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Maryland AG Vigorously Opposes Clean Power Plan Replacement

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Energy production is a major source of climate-altering greenhouse gases, according to the Environmental Protection Agency. (Amanda Eason/Twenty20)
Energy production is a major source of climate-altering greenhouse gases, according to the Environmental Protection Agency. (Amanda Eason/Twenty20)
 By Trimmel Gomes - Producer, Contact
August 22, 2018

BALTIMORE – Maryland Attorney General Brian Frosh thinks the Trump administration's plans to scale back restrictions on carbon emissions from coal-fired power plants would be disastrous for the country, and he says the state will fight back.

The Environmental Protection Agency released details of its plan Tuesday to replace President Barack Obama's signature climate-change policy, the Clean Power Plan, which shifted the power sector away from coal and toward renewable energy to cut carbon emissions from power plants by about one-third by 2030.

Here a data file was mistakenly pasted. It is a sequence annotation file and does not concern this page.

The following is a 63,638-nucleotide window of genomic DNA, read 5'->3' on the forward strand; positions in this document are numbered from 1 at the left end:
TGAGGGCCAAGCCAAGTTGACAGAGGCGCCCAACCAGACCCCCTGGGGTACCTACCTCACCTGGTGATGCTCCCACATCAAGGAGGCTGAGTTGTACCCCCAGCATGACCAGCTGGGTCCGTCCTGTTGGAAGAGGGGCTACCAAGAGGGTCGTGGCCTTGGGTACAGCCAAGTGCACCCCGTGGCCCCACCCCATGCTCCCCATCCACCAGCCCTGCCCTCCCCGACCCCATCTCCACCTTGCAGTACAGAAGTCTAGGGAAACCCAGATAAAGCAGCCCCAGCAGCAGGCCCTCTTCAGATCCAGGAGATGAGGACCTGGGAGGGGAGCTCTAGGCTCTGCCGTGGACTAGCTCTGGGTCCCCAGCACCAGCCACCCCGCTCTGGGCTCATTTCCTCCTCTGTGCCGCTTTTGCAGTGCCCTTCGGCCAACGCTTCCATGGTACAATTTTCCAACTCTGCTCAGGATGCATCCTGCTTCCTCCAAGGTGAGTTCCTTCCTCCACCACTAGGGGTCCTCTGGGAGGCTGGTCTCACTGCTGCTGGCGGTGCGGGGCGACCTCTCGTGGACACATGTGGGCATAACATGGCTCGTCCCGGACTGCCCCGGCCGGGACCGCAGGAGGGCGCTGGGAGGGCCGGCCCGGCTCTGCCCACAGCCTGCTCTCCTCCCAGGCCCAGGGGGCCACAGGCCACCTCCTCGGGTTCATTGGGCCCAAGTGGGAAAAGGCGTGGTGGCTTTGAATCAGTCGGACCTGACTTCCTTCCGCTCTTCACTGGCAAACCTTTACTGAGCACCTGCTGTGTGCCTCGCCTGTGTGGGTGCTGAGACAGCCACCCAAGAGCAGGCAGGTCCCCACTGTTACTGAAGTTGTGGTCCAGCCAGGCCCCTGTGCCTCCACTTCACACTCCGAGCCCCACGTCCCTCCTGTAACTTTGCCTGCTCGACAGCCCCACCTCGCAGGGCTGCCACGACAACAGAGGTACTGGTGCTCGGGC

In a White House statement, President Donald Trump said they're ending "the intrusive EPA regulations that kill jobs," but Frosh said the new plan would kill people instead.

"Scientists have determined that at least 1,400 preventable deaths a year will be caused by this plan, and there is no science underneath it," he said. "They literally cooked the books so they could allow the power plants to continue to cook the planet."

The long-anticipated proposal, called the Affordable Clean Energy rule, would give states authority to make their own plans for regulating emissions from coal plants. There's a 60-day public comment period before it can be adopted.

Frosh is part of a coalition defending the Clean Power Plan that is led by New York Attorney General Barbara Underwood. Frosh said he sees the administration as abdicating its responsibilities to mitigate the effects of climate change on public health and the environment.

"This proposal, we believe, is arbitrary and capricious," he said. "It ignores science, it ignores facts; and we will comment on it. And if they persist in pushing it forward, we will likely challenge it."

EPA officials say they can't offer firm projections about the health effects of the proposed rule because it will depend on what states decide to do to regulate coal plants within their borders. However, the agency's own models project thousands of additional asthma attacks, hundreds more heart attacks and five times the number of premature deaths compared with pollution levels in the Obama-era Clean Power Plan.

The EPA proposal is online at epa.gov.

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